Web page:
A common question I hear is what is the most important thing you think should be taught regarding Christian Education. That question runs the same risk as asking a painter their favorite color or a writer their favorite word. The answer will inevitably take too long and fail in addressing the original inquiry. To be fair, my answer to said question probably changes with my mood and my context. After spending last Tuesday trying to write Sunday School curriculum with the General Conference proceedings live in the background, I think the most important thing I can teach about the Church is that it is not always perfect.

There’s a concept in the New Testament referred to as the Kingdom of Heaven. At its core, this phrase does not refer to a place good people go when they die. It doesn’t refer to any geographical location. The Kingdom of Heaven is more of an ideal emerging into our reality. Imagine a community in which no one is mistreated, all basic needs are accounted for, and everyone is welcome. That is THE Kingdom of Heaven. However, when this kingdom is mentioned in the Bible, it is referred to as something that is simultaneously approaching, here, and, yet, not quite fully realized. In other words, it’s something that we can conceive of and bring about, but we haven’t fully accomplished that goal. Maybe the Kingdom of Heaven is a pipe dream… or maybe it is the strong pull of my faith calling me to action.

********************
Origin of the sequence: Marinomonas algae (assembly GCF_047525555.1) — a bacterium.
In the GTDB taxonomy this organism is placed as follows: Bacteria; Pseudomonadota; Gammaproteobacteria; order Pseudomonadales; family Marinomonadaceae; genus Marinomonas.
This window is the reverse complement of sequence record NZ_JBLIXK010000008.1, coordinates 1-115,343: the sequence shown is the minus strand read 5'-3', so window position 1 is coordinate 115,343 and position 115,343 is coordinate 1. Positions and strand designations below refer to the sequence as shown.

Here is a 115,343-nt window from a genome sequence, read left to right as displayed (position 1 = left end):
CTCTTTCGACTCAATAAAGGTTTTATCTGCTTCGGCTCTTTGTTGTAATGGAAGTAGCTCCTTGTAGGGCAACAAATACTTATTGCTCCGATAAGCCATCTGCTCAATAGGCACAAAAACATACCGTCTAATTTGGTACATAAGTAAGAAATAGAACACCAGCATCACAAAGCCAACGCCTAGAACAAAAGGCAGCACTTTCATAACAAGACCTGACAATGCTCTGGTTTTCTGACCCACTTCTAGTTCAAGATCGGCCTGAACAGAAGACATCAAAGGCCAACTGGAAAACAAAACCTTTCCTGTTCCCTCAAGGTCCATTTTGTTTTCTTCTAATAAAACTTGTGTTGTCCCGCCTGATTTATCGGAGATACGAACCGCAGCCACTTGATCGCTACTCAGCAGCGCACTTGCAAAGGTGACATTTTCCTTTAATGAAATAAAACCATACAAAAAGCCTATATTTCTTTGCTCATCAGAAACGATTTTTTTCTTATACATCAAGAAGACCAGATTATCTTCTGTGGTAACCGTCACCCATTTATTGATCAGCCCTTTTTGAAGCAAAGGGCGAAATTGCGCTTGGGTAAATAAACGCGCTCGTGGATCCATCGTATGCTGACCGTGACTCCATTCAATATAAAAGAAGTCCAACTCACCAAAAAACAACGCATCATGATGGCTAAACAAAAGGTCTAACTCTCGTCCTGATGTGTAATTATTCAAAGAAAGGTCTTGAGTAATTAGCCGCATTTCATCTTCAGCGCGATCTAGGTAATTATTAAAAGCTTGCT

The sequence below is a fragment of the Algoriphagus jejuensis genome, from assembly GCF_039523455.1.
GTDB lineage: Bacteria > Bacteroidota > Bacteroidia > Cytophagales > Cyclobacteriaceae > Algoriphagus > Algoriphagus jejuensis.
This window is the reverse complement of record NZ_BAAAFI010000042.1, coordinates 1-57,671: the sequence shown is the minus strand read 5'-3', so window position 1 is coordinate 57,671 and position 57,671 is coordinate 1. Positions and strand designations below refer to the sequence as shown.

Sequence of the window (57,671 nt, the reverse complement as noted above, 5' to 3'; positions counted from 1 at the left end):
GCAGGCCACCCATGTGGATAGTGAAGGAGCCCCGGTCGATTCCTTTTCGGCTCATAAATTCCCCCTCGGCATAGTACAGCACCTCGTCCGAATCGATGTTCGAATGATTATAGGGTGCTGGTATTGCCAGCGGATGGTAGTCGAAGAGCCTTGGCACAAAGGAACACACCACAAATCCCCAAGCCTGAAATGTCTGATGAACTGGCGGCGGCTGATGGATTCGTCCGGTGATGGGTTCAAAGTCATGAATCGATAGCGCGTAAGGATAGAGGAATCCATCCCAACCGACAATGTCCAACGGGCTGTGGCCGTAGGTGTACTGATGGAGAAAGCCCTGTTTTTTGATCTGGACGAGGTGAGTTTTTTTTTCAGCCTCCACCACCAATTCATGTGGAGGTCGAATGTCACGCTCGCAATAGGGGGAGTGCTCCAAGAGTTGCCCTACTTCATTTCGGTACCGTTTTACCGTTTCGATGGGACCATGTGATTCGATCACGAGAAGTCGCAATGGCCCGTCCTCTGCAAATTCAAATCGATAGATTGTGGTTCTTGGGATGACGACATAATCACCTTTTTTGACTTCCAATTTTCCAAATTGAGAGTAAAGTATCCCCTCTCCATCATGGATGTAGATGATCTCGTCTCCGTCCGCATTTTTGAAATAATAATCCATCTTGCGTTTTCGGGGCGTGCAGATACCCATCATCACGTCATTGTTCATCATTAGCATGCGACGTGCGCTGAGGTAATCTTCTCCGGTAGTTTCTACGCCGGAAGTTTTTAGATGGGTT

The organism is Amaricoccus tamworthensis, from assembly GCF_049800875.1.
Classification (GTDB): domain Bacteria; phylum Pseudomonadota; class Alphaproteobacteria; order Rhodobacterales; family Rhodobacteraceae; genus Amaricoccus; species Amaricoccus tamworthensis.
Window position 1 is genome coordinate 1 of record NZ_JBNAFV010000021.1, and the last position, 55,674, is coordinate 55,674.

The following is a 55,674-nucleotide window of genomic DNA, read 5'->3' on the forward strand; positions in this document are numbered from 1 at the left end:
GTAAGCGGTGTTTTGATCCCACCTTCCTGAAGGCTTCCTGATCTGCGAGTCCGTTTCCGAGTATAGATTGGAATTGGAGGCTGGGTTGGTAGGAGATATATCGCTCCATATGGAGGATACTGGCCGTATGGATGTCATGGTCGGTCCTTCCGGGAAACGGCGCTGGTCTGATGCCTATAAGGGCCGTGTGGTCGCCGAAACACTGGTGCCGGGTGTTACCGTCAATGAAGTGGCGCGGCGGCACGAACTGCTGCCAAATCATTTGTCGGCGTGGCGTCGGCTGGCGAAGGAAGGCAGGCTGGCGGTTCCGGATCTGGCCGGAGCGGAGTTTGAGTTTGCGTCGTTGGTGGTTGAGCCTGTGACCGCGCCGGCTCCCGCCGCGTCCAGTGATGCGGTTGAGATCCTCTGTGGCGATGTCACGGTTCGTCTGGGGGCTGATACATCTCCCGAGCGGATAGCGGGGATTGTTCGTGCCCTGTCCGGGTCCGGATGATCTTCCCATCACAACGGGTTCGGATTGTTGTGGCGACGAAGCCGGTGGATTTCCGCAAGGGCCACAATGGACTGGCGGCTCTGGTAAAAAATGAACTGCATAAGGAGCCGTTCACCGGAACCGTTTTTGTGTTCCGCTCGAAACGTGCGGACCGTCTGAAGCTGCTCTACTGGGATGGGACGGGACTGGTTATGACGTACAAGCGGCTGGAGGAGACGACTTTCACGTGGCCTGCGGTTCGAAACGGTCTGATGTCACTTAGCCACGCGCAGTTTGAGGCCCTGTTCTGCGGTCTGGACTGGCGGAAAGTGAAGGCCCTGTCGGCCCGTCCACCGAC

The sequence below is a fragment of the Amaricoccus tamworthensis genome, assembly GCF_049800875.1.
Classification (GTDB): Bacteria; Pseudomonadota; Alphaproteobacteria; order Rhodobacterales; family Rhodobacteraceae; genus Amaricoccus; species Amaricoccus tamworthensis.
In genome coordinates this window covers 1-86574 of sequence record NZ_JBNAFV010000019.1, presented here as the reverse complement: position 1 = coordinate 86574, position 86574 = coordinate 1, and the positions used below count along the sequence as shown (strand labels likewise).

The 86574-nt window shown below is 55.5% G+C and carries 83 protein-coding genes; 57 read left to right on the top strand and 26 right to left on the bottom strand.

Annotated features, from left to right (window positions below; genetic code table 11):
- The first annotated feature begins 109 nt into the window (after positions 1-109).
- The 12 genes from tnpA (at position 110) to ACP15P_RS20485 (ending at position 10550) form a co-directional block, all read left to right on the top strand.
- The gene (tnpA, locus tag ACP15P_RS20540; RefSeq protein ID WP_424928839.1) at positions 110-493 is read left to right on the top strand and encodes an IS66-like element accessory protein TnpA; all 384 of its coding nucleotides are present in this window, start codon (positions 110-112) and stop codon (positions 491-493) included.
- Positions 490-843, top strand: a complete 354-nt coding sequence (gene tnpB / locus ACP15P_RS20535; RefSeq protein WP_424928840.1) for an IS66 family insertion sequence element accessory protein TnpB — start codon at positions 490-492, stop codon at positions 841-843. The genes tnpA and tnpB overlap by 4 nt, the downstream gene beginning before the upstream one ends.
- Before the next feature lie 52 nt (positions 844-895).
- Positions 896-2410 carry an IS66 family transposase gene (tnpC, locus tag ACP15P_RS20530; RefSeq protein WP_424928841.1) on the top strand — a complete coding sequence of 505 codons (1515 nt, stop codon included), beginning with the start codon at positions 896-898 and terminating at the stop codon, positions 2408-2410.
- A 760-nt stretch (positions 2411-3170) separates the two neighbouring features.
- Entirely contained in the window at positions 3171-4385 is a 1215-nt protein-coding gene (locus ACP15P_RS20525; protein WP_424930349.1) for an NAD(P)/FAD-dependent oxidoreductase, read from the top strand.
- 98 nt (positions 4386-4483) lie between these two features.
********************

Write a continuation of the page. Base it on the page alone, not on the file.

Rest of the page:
I’m hurt. I’m disappointed. I’m frustrated. I’m not happy with the decision made by the United Methodist Church. People are people no matter who they are or who they love. My faith tells me to love everyone. The General Conference may have made a decision that contradicts my faith, but that doesn’t mean I have to agree. More importantly, it doesn’t mean I have to give up being a United Methodist. My faith tells me to take a stand and continue the work I’ve been doing even when the institutional Church lets me down. What’s the most important thing I can teach in Christian Education? God is love. The Church is meant to be the manifestation of that love. If anyone in the Church attempts to add prerequisites to receiving God’s love, my response will always be, to quote a lovely sign in Rev. Cynthia’s office, “ya’ll need Jesus.”